F1,2 = KQ1Q2 / -d^2
F1,3 = KQ1Q3 / (-d+2)^2

I really don't see another way to find equations related to the distance. If you can give me a hint to the right direction.

Thanks again !
 
  • #10
Mike94 said:
Not sure how about those equations, the only thing I see is:

F1,2 = KQ1Q2 / -d^2
F1,3 = KQ1Q3 / (-d+2)^2

I really don't see another way to find equations related to the distance. If you can give me a hint to the right direction.

Thanks again !
I don't understand the minus signs on the d's.
Other than that, you have two equations with only two unknowns, d and q1.
 
  • #11
haruspex said:
I don't understand the minus signs on the d's.

Minus signs is because Q2 & Q3 are pushing the Q1 to the left.

KQ1Q2 / d^2 = KQ1Q3 / (d+2)^2
Which d = 2.73 and q1 = 0.000011 ?

Thanks.
 
  • #12
Mike94 said:
Minus signs is because Q2 & Q3 are pushing the Q1 to the left.
Ok, so F1,2 = KQ1Q2 / -d^2 was just a n unusual way of writing F1,2 = -KQ1Q2 / d^2, but F1,3 = KQ1Q3 / (-d+2)^2?
You meant F1,3 = -KQ1Q3 / (d+2)^2, right?
Mike94 said:
KQ1Q2 / d^2 = KQ1Q3 / (d+2)^2
How do you get that? You seem to be assuming F1,3=F1,2. You already found all the forces (see post #8), just plug in F1,3 and F1,2 from there.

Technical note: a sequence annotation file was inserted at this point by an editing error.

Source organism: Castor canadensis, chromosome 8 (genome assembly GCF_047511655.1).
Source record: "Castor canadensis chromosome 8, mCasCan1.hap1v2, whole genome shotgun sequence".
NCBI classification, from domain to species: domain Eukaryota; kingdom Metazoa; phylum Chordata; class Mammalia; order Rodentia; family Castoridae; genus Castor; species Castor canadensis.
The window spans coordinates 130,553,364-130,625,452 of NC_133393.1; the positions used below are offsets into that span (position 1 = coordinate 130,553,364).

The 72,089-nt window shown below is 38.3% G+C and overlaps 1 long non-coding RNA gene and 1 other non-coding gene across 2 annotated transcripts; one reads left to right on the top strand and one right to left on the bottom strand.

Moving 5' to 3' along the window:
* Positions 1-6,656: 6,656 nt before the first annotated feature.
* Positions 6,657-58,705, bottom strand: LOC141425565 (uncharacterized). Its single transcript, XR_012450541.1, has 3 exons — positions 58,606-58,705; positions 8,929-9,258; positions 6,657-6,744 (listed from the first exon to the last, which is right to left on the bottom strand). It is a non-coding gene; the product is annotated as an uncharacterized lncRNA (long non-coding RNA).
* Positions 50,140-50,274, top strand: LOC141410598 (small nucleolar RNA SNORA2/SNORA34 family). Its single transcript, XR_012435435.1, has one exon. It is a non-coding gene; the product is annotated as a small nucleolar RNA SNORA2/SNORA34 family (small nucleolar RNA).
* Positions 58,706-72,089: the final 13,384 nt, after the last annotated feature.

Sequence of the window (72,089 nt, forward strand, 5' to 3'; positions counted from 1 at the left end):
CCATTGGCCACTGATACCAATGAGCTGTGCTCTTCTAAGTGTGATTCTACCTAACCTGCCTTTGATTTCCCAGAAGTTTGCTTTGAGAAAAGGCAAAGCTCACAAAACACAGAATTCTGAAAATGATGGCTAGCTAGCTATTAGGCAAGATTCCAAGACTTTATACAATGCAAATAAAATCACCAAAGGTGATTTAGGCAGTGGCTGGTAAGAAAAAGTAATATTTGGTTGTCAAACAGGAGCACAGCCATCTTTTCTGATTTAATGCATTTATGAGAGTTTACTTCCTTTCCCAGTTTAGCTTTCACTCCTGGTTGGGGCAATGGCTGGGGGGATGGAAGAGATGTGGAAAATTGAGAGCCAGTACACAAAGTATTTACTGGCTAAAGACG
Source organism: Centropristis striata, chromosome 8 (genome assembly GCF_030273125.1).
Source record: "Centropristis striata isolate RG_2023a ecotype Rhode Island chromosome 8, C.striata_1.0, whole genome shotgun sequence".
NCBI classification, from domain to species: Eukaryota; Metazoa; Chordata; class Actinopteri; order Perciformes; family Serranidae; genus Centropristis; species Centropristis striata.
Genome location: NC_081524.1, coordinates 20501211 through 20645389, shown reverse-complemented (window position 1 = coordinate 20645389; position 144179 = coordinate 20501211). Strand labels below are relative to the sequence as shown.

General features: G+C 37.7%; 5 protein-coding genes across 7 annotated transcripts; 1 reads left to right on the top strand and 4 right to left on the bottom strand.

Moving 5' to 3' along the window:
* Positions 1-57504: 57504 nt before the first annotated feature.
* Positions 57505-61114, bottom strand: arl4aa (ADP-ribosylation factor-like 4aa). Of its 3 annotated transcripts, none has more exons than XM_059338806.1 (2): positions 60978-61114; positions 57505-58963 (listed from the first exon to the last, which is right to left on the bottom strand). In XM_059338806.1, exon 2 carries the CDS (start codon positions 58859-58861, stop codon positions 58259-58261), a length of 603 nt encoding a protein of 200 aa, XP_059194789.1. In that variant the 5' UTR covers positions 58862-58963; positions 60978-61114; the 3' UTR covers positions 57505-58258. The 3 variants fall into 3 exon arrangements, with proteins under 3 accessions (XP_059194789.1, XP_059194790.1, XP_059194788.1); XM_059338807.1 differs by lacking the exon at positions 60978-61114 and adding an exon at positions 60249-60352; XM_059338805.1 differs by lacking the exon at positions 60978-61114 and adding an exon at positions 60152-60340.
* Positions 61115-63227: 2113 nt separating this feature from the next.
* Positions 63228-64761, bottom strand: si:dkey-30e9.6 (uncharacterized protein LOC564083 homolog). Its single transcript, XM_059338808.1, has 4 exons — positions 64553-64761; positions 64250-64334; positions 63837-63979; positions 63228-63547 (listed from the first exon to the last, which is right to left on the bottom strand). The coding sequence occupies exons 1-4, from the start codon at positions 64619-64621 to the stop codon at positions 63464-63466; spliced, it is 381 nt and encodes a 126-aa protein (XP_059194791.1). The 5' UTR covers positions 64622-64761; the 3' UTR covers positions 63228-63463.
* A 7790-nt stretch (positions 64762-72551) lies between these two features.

• #13
haruspex said:
You meant F1,3 = -KQ1Q3 / (d+2)^2, right?
That's right.

So, I can do:

F1,2 = kQ1Q2 / d^2
F1,3 = -kQ1Q3 / (d+2)^2
F3,1 = kQ3Q1 / (d+2)^2
F3,2 = kQ3Q2 / 2^2

Doing a solve on F1,2 + F1,3 = - 2 (F3,1 + F32) to find q1 & d
I'm surely missing something since the calculator cannot resolve.

Thanks.
 
  • #14
Mike94 said:
That's right.

So, I can do:

F1,2 = kQ1Q2 / d^2
F1,3 = -kQ1Q3 / (d+2)^2
F3,1 = kQ3Q1 / (d+2)^2
F3,2 = kQ3Q2 / 2^2

Doing a solve on F1,2 + F1,3 = - 2 (F3,1 + F32) to find q1 & d
I'm surely missing something since the calculator cannot resolve.

Thanks.
In your post #1 you already had enough to find all the forces. Just use the values you get from those for F1,2 and F1,3 in the equations
F1,2 = -kQ1Q2 / d^2
F1,3 = -kQ1Q3 / (d+2)^2
 
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  • #15
Thank you a lot!

I think I got it.

Q1 = 0.000238
D = 8.89898

By doing

-k*q2*0.000238 / 8.89898^2 + k*q2*q3 / 2^2 = 0.081 , exactly what F2 is.
 
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  • #16
Mike94 said:
Thank you a lot!

I think I got it.

Q1 = 0.000238
D = 8.89898

By doing

-k*q2*0.000238 / 8.89898^2 + k*q2*q3 / 2^2 = 0.081 , exactly what F2 is.
I don't understand. I thought F2 was given. The 0.081 figure is F2,1, no?
What units are you expressing q1 in? Shouldn't the answer be similar to the others, a few μC?
 
  • #17
haruspex said:
I don't understand. I thought F2 was given. The 0.081 figure is F2,1, no?
What units are you expressing q1 in? Shouldn't the answer be similar to the others, a few μC?
Sorry, I was happy for nothing. Exhausted trying all day long to understand this.

What I did was:

kQ2Q1/d^2 + -kQ2Q3 / 2^2 = 0.054
F1,2+F1,3=-2*(F3,1+F3,2)

Q1= 0.000005 & d =1 or Q1=0.000001 and d = -0.5